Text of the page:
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End of Year Reflection

Thinking about everything that has happened this year. Somehow, every year I’m surprised so much has happened and so quickly, too.

I pulled out all of my old journals recently with my oldest one dating back to 2009. All mildly embarrassing, but mostly so pure. Young Raquel! Wishing for everything! I am so proud of myself for being here despite everything that has happened in my life. I often find myself taking my life and my achievements for granted, but just being here is a gift. I am doing my best, reminding myself life is not a race, and that my journey is mine.

This is my end of the year reflection–part of me questioned whether or not I wanted to make this public… But I don’t mind. I have my journals for myself, and as I move into this next year I want to continue to share my process and my thoughts in a way and a space that feels right to me.


Six months of daily painting

This year I started my year off by painting every single day for six months. And for a while this felt really great. But slowly I became burnt out. And unfocused. Like I was expressing myself but unable to understand what I was doing and feeling disconnected from what I was making. I felt like I was unable to articulate whatever it was I was trying to say. I make my art so that I can communicate and that my work can communicate back to me. In a sense, I realized I was just filling space. Making as many marks as possible, filling the page, filling my life with these little marks so that there was no room to reflect. Moving through life unfeeling and not allowing myself to grieve.

However, six months of paintings is still a lot of paintings. I made about 180 paintings from this challenge alone. Now that I'm taking a step back from all of these pieces, I am seeing patterns and am slowly starting to decipher what it is I was trying to say.

I see an excess of marks and a compulsive sense of mark making that fills the whole page. Getting lost in tiny marks as if trying to paint all of the leaves on a tree, allowing them to swirl through voids and openings like the expanse of the sky. Bold colors and marks mixed with softness and delicate affection. Marks starting to move off of the page as if reaching like arms outstretched. I see landscapes and escape through the night's stars.

Really I think I was just grieving. Trying to make it through each day and painting like this allowed me to move through these emotions without having to speak clearly about the pain and loss. It's as if all those marks and layers were representing the persistence of loss, those emotions that are inescapable, hard to process, and hard to articulate, yet constant. I was silently asking myself: what do we do to feel this absence? How do we escape the pain of loss? How do we fill what is empty? What do you do when that emptiness cannot be refilled, or replaced? What do you do when grief is inescapable?

Here are some of my favorites from January through March :


I think about my time at Haystack so often. Words fail me when I try to talk about my experience and the work that I made there. Except I think out of any of the moments this year I spent creating, this was the most powerful. My two weeks at Haystack corresponded with the end of my six months of daily painting and reminded me that I do have something to say. I do have something I am trying to communicate. I want to communicate through my art and for my art to communicate back to me but it requires some intention and reflection. It also requires of me to make space for that emotionally. I went there knowing that I wanted to make work about my mom and my love and longing and grief. It just required me to be open and even though I had no idea how to, it all happened so organically with one image, one memory, leading to the next.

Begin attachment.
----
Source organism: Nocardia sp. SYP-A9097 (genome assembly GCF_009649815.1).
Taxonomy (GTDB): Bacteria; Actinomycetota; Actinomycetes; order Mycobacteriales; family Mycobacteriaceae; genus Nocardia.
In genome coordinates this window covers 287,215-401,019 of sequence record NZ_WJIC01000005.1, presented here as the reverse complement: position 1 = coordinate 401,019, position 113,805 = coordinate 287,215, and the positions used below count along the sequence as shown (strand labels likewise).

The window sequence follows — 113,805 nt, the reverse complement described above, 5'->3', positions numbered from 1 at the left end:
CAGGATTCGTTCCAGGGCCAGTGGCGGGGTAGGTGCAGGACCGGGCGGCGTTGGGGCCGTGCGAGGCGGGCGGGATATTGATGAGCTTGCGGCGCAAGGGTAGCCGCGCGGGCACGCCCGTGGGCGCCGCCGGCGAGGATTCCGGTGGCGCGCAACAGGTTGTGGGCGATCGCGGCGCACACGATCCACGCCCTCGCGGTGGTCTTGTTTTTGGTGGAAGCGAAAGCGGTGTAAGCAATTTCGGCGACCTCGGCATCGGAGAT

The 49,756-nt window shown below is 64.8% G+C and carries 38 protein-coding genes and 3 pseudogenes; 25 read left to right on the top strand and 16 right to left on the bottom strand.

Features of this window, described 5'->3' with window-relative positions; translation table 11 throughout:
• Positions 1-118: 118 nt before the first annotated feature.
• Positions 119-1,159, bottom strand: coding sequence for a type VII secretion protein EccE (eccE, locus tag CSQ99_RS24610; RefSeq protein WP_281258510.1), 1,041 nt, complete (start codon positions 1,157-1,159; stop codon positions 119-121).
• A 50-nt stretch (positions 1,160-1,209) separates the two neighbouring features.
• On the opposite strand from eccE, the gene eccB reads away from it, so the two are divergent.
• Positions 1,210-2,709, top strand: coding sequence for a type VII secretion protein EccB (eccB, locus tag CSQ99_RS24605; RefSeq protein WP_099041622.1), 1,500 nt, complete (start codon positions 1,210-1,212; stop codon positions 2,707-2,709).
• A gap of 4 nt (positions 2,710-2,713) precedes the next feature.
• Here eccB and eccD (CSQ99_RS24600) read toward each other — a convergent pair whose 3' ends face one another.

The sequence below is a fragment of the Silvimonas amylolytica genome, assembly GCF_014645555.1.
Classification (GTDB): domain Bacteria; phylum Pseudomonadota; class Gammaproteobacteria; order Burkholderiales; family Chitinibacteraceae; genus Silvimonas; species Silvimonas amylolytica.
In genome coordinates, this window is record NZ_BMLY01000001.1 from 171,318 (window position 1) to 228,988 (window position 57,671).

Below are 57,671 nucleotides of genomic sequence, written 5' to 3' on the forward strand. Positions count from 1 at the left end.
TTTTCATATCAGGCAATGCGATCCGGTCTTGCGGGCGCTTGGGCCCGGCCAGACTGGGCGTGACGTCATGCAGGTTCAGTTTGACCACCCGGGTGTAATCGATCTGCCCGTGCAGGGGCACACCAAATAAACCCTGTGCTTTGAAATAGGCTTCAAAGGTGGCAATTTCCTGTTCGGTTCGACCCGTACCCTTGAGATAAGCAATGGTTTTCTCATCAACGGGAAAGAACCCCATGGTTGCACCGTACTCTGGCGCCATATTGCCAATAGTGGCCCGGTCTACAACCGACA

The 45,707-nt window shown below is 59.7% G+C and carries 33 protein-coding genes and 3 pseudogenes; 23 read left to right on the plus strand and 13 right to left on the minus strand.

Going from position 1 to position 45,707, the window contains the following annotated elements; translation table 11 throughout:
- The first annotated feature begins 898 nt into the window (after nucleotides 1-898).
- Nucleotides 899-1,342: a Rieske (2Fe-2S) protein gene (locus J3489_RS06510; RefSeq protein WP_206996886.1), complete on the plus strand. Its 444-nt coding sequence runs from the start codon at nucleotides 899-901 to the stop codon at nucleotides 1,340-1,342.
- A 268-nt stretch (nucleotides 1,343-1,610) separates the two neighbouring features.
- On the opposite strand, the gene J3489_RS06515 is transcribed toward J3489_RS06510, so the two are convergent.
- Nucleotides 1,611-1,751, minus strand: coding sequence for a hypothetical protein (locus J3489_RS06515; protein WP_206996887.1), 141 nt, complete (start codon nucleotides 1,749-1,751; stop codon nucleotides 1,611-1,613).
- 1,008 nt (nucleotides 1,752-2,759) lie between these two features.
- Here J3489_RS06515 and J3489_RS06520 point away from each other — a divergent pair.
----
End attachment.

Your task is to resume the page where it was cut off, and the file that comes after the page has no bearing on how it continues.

I found my list of New Year's Resolutions for 2022... and am currently thinking about the new year and what I want from it.

A lot to be proud of from last year from the things I accomplished like applying and getting accepted to Haystack with a fellowship, completing the Maine Master Naturalist Program, buying a kayak!, completing my daily painting challenge which I am counting as "complete" because I think I got what I needed from it even if I only made it six months, using what I have with less spending, applying to open calls, showing my work, etc...

And more than what I wrote down: made space for my work and made space for healing and grief in my work, found a medium that I love (acrylic ink), made small works on paper so that I could hold them close and in my hands, made some zines, created in three sketchbooks, made one big painting on paper, took time for rest and nourished my practice in different ways than painting.

As I move into this new year, I am asking myself: what practices do I want to maintain? What do I value in my art practice? What do I want my life to look like? What do I want to work on or build towards? What routines work for me? What do I want to let go of?

Goals for 2023 that I want to share:

  • I want to make more space for reflection and intention in my work

  • Find comfort in my new studio space within my apartment

  • Apply and get accepted to one thing--an open call or residency

  • Make a book

  • Take a class or two

  • Maintain a sketchbook throughout the year

  • Take more photos with my instant cameras

  • Make time for rest and continue to trust myself and my intuition

Happy New Year Thank you for following along with me all year.

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